Jess Davidson, our Manager at BaptistCare HopeStreet Women’s Services which provides specialised services for migrant sex workers shares these important observations on International Sex Workers Day – 2 June.

Over my 15 years working with communities, families and at risk individuals, I’ve learnt a lot about conscious and unconscious bias and the impact of stigma. But the most meaningful and influential education has come from the conversations I’ve had with women working in the sex industry.

We make assumptions quickly of people, normally in the first few seconds of meeting or speaking with them. We put them in a box that it can be almost impossible to escape. Many people have negative assumptions of women who work in the sex industry and those assumptions have real tangible effects on women – most are terrified to disclose their work to other people because they are afraid they will be judged or treated differently. In a recent survey BaptistCare HopeStreet conducted with 100 migrant women working in Sydney’s lower-end brothels we found that only 5 percent felt comfortable disclosing their job to their loved ones, while 73 percent believed that Australian society still has a negative view of sex workers.

The sensationalised narratives we read in the headlines are often far from the reality of life as a sex worker and it’s important to recognise that every person has different reasons for being in the sex industry. Some of those decisions come from positions of privilege where being a sex worker is a way of exercising personal choice and empowerment; other times its barriers in someone’s life that lead to sex work becoming the most viable option. For some it may feel like the only option. Regardless of the reasons, it’s important to see every person as unique, make no assumptions and hear their story. Here are just a few things I’ve learned from sex workers who have shared their stories with me.

1. How to have open conversations about sex

As an industry, sex work can be seen as ‘taboo’ where what goes on is rarely spoken about. The reality is that as progressive as our society has become, sex is still a highly politicised subject and often conversations of a sexual nature can be attached to shame or guilt,

I’ve learnt to have healthier conversations about sex and sexual health because of the women I work with - it’s part of their everyday. They’ve taught me that the more we understand our bodies, sexual health and the act and implications of sex itself, the more empowered we can be to make decisions and learn how to take care of our bodies and emotions.

2. Resilient in times of crisis

Working with those in the industry helped me to understand just how misguided detrimental assumptions can be. I did not expect that some of the strongest people I have met would be those in the sex industry.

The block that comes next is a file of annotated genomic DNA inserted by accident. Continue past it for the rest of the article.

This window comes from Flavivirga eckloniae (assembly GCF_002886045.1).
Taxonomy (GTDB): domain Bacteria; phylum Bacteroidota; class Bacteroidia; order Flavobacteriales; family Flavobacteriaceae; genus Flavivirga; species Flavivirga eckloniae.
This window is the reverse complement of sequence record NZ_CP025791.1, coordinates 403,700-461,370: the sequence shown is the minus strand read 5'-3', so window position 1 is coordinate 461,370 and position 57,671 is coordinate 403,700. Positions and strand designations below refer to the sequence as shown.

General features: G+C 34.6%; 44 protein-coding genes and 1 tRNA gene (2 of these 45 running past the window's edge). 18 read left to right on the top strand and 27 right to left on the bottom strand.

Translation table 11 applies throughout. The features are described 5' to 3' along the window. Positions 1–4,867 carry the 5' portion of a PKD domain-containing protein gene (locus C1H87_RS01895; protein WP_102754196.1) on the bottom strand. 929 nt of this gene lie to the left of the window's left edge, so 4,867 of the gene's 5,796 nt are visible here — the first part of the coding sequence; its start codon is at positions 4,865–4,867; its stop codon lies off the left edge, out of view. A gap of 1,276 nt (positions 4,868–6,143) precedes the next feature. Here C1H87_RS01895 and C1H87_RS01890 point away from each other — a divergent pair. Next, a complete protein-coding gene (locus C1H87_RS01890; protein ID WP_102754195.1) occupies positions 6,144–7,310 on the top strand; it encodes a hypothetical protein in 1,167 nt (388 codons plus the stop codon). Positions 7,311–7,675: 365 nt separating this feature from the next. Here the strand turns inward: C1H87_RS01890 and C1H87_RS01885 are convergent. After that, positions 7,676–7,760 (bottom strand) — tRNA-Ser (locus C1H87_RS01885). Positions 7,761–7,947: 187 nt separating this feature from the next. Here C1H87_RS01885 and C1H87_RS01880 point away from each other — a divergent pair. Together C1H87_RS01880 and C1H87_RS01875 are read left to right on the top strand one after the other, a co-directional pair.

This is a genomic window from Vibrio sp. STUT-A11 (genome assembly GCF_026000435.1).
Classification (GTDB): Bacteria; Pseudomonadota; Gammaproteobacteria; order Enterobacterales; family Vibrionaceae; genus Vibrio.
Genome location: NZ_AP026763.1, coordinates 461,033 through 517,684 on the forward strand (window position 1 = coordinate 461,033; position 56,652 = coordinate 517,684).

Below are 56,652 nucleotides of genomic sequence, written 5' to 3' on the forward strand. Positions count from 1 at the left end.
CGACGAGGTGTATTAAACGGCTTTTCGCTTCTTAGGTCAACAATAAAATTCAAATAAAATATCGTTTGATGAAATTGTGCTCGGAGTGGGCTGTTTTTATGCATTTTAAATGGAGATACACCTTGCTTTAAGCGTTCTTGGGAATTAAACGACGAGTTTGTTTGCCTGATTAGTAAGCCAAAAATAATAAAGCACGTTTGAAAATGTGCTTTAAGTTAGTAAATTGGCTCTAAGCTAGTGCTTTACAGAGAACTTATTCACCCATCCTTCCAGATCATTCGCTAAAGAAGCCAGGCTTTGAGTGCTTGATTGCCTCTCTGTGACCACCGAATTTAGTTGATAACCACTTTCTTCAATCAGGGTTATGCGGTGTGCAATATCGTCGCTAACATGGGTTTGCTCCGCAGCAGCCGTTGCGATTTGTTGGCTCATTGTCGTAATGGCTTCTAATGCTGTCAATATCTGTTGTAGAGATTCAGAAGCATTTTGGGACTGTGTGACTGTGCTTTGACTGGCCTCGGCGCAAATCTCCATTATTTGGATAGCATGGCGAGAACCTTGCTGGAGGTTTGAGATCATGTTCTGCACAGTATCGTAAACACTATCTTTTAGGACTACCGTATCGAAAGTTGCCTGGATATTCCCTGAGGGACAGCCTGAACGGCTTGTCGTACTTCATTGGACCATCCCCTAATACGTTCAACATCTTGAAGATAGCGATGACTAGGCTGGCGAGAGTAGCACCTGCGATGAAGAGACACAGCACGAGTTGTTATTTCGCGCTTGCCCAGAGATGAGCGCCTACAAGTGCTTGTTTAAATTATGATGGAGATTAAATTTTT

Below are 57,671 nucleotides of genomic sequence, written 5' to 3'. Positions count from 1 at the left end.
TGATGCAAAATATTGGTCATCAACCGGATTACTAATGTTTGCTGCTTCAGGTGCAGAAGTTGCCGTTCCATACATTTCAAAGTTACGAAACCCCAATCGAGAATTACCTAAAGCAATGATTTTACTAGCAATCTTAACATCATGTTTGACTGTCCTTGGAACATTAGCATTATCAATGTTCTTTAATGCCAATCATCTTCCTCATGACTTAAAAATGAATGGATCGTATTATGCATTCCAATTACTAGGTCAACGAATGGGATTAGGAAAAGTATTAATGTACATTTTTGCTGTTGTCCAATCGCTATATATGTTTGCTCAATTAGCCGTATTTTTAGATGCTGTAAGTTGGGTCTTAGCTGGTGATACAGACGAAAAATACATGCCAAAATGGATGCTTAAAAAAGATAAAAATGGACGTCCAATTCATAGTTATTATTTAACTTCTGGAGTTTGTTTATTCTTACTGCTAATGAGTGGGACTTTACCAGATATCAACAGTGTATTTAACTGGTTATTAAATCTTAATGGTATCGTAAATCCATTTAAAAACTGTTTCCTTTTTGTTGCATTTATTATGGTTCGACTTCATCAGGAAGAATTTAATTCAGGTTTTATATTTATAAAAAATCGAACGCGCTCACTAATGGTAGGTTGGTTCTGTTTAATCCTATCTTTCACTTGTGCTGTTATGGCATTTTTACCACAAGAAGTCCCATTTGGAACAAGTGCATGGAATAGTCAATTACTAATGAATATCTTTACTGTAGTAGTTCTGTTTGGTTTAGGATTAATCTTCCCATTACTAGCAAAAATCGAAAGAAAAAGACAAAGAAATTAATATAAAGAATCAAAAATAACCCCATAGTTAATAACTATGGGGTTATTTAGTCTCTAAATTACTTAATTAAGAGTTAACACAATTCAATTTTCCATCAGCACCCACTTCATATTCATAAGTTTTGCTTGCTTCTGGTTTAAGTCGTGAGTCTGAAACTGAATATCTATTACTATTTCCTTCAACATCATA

With brothels closing due to public health orders, the migrant women we are supporting have no income and are often not eligible for government support. This has resulted in significant poverty, homelessness, limited or no access to food or services. The pandemic has intensified traditional challenges for women we work with.

Regardless, those in the industry have shown strength and resilience. I have seen women share the limited food they have with others, so that no one goes without. I’ve seen women share accommodation with other women who have become homeless because they have lost their income. I’ve seen women band together, encouraging each other and finding solutions for alternative employment.

Each woman has displayed a tenacious spirit that continues to inspire and teach me. As one woman reflected, "It's ok to feel like the sky is dark, I just need to stand up and spark again".

3. Family is everything

A lot of the sex workers I have met, particularly those from migrant backgrounds, are in the sex industry as a means to create a better life for their families back home. The concept of family is so much bigger than our Western idea – it includes Aunties and Uncles, In-laws and Grandparents. For those we support, the financial independence provided by their line of work isn’t about them – it’s what that will mean for their wider family. They often spend months and years apart from their loved ones yet the way they speak about those they are working to provide for shows nothing but the strongest bonds and commitment.

4. Body confidence

When society imagines a sex worker many people make assumptions about the demographics of that person, especially when it comes to women. There is a certain mould that people think these workers should fit in and normally it aligns to what the western media considers attractive. All the women I work with are beautiful, but what makes them attractive is the confidence they have in their bodies. The women I meet are all different and unique, and reinforce the idea that all bodies are beautiful bodies.

5. Sometimes it has nothing to do with sex

Sex work is just one part of the lives of the women we work with. Often what I talk to these women about has nothing to do with their vocation. It’s about family, friendship, language barriers, visa issues, stress, navigating systems, and domestic violence. Our preconceived and socially-influenced ideas about sex work are non-inclusive and damaging.

There is more to you or I than where we work, and how we ended up in that career. This is the same for each woman we work with. Each is an individual, sex-work is one part of their life and story, but it’s not the whole picture.”

Jess Davidson

Manager, BaptistCare HopeStreet